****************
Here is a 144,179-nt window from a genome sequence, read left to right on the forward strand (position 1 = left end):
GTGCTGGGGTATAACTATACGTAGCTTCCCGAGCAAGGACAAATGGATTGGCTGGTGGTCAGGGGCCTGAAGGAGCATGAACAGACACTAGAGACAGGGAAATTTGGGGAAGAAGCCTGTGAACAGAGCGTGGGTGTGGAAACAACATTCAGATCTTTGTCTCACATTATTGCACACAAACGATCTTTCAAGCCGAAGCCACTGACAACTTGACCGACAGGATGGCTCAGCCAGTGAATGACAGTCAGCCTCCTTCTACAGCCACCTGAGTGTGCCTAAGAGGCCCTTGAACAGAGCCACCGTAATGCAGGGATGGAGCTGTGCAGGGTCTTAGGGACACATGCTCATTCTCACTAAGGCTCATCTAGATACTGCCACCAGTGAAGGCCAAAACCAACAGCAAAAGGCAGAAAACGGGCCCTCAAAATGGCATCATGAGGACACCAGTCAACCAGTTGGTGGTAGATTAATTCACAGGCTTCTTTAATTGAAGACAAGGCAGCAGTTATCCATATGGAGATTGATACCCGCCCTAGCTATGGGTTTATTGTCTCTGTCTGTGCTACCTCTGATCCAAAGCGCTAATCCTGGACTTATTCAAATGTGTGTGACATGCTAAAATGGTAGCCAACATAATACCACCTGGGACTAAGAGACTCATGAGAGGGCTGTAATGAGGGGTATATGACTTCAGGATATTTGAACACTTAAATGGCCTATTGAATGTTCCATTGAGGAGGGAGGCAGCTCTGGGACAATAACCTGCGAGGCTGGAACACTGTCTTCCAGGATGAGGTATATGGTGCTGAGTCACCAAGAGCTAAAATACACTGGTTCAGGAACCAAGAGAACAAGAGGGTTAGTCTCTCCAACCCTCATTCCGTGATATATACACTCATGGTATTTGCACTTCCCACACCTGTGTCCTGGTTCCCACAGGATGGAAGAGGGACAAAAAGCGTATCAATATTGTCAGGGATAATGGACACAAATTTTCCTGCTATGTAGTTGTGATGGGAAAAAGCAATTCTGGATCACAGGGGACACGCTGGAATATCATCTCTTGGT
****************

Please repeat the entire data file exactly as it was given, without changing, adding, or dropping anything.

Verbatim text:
Here is a 144,179-nt window from a genome sequence, read left to right on the forward strand (position 1 = left end):
GTGCTGGGGTATAACTATACGTAGCTTCCCGAGCAAGGACAAATGGATTGGCTGGTGGTCAGGGGCCTGAAGGAGCATGAACAGACACTAGAGACAGGGAAATTTGGGGAAGAAGCCTGTGAACAGAGCGTGGGTGTGGAAACAACATTCAGATCTTTGTCTCACATTATTGCACACAAACGATCTTTCAAGCCGAAGCCACTGACAACTTGACCGACAGGATGGCTCAGCCAGTGAATGACAGTCAGCCTCCTTCTACAGCCACCTGAGTGTGCCTAAGAGGCCCTTGAACAGAGCCACCGTAATGCAGGGATGGAGCTGTGCAGGGTCTTAGGGACACATGCTCATTCTCACTAAGGCTCATCTAGATACTGCCACCAGTGAAGGCCAAAACCAACAGCAAAAGGCAGAAAACGGGCCCTCAAAATGGCATCATGAGGACACCAGTCAACCAGTTGGTGGTAGATTAATTCACAGGCTTCTTTAATTGAAGACAAGGCAGCAGTTATCCATATGGAGATTGATACCCGCCCTAGCTATGGGTTTATTGTCTCTGTCTGTGCTACCTCTGATCCAAAGCGCTAATCCTGGACTTATTCAAATGTGTGTGACATGCTAAAATGGTAGCCAACATAATACCACCTGGGACTAAGAGACTCATGAGAGGGCTGTAATGAGGGGTATATGACTTCAGGATATTTGAACACTTAAATGGCCTATTGAATGTTCCATTGAGGAGGGAGGCAGCTCTGGGACAATAACCTGCGAGGCTGGAACACTGTCTTCCAGGATGAGGTATATGGTGCTGAGTCACCAAGAGCTAAAATACACTGGTTCAGGAACCAAGAGAACAAGAGGGTTAGTCTCTCCAACCCTCATTCCGTGATATATACACTCATGGTATTTGCACTTCCCACACCTGTGTCCTGGTTCCCACAGGATGGAAGAGGGACAAAAAGCGTATCAATATTGTCAGGGATAATGGACACAAATTTTCCTGCTATGTAGTTGTGATGGGAAAAAGCAATTCTGGATCACAGGGGACACGCTGGAATATCATCTCTTGGT